Here’s how it works. Imagine that you want to make an offer on a house for $150,000. You believe that you’ll face competition for the home, but you aren’t sure how much your competitors are offering. Your real estate agent can write an escalation clause into your offer that says you’ll pay a certain dollar amount above any offer up to your budget limit. In this example, you might offer to outbid any competing offers by $1,000 up to $155,000. This way, you can still win over other buyers with your absolute best offer without offering too much money upfront. If you end up being wrong and there are no other buyers interested in the home, you won’t spend a lot of extra money for no reason.

Write A Personal Letter

Think about all of the amazing memories you’ve made in your current space. Every home inevitably has memories attached to it. Most sellers love the idea of passing their home onto a buyer who will love it as much as they did.

You can increase your chances of winning a bidding war by including a personal letter to the seller with your offer. This costs nothing but can leave a lasting impression on the seller. Use these tips to write a great personal letter:

  • Include a few details about yourself. One of the biggest benefits of including a personal letter with your offer is that you get the chance to give the seller an idea of who you are as a person. Introduce yourself and your family in the opening body of your letter. This makes your offer more personal than just a set of numbers – and can help the seller remember you when it’s time to choose an offer.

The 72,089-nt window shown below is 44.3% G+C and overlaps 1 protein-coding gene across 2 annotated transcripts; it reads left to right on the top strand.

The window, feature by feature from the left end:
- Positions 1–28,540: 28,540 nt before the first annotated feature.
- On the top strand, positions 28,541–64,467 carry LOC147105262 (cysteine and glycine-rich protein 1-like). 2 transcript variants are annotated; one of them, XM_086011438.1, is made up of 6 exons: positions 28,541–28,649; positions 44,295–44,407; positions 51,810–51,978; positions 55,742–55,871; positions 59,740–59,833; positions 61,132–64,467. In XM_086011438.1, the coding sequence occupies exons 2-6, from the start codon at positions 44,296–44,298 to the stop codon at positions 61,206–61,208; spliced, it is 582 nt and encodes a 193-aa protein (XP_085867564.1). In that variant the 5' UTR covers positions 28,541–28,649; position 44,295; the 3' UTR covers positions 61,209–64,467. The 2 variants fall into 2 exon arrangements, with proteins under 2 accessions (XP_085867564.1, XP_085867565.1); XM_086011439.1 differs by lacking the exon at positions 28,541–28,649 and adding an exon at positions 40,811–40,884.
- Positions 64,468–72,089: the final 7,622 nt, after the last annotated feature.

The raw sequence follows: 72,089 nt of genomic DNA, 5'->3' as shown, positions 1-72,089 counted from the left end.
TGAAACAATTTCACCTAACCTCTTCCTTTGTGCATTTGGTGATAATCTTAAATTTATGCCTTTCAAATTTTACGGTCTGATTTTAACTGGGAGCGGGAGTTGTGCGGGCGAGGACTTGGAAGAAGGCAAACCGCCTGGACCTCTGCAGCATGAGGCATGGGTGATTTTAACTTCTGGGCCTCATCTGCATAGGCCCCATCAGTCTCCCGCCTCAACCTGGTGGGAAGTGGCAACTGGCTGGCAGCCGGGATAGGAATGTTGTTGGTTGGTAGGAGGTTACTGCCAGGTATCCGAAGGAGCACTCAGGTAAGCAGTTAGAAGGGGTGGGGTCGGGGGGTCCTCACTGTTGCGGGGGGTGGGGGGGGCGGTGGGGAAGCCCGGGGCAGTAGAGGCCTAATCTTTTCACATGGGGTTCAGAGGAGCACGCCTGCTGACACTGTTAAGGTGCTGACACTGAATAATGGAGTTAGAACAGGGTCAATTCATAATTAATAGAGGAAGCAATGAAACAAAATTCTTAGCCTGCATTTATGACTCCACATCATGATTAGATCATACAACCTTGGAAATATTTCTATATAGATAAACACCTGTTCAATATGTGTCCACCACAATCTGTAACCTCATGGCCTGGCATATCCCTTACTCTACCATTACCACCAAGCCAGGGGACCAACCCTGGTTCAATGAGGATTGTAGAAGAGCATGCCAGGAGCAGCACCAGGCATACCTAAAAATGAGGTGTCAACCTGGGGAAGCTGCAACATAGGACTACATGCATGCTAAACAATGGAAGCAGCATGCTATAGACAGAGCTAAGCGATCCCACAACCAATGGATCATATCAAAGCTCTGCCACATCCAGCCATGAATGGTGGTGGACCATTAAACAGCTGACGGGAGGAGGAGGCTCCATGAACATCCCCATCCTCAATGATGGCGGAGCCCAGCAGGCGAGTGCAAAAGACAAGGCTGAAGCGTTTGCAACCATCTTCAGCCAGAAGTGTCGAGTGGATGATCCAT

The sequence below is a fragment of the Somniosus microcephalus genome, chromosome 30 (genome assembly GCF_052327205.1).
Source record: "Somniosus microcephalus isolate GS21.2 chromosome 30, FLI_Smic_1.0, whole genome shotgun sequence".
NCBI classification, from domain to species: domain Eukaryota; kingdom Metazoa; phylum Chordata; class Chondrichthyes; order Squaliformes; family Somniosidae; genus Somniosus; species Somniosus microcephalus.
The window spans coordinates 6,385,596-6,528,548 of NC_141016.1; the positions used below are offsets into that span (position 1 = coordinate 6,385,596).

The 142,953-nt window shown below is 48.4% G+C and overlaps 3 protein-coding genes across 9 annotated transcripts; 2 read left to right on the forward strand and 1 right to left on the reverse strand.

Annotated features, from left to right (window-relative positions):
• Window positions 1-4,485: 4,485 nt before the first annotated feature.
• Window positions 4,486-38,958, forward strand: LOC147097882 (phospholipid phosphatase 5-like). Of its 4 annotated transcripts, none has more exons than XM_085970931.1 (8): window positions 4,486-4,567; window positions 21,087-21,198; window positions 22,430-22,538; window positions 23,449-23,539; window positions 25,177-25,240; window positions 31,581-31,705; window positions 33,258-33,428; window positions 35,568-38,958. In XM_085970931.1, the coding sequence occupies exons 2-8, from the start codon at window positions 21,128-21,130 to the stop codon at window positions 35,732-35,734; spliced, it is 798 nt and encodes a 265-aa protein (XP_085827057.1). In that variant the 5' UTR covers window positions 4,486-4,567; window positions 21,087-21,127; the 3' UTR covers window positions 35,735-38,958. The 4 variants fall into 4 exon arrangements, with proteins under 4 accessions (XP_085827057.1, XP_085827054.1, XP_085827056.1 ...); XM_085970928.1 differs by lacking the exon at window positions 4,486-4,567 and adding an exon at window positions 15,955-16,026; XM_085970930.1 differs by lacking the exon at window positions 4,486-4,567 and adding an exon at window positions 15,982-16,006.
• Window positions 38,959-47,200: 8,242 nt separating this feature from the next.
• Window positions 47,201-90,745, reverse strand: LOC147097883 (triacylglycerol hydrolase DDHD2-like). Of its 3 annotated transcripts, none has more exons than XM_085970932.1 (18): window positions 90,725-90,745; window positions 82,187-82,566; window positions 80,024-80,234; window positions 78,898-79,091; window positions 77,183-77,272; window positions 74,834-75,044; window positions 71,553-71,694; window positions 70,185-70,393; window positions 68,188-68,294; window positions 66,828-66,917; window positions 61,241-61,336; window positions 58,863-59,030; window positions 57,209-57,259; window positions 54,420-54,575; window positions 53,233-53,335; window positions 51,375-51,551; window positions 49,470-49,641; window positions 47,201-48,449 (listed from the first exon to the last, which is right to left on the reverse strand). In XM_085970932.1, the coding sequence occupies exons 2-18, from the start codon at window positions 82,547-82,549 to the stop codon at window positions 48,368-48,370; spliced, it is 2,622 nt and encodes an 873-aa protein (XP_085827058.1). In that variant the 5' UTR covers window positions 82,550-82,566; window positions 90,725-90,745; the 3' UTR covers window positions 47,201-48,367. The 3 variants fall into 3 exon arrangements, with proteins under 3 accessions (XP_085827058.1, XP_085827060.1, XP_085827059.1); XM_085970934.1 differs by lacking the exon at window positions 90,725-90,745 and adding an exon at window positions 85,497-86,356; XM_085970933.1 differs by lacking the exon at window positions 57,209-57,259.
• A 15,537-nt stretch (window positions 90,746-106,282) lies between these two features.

• Write about the property details you love. Did you instantly fall in love with the shape of the pool? Already envisioning yourself cooking Thanksgiving dinner over that amazing oven range? Let the seller know exactly why you want to buy their home.
  • Explain your offer if it’s low. Use your personal letter to explain why you might be submitting an offer that’s on the lower end. This way, your seller knows that you aren’t simply attempting to lowball them. You never know which seller might sympathize with the stress of childcare costs or medical bills.

Offer Cash

Are you able to offer cash on a home? Your offer will usually get bumped to the top of the list.

When you can pay for your home in cash, the seller doesn’t need to worry about you running into problems with financing. A cash sale saves time and can close much sooner because there’s no underwriting process to wait on. If the seller wants to sell their home as soon as possible, a cash offer is very powerful.

Drop The Contingencies

Sellers don’t want their homes to sit on the market forever. Similarly, they also don’t want to have to relist their home because a contingency caused the sale to fall through.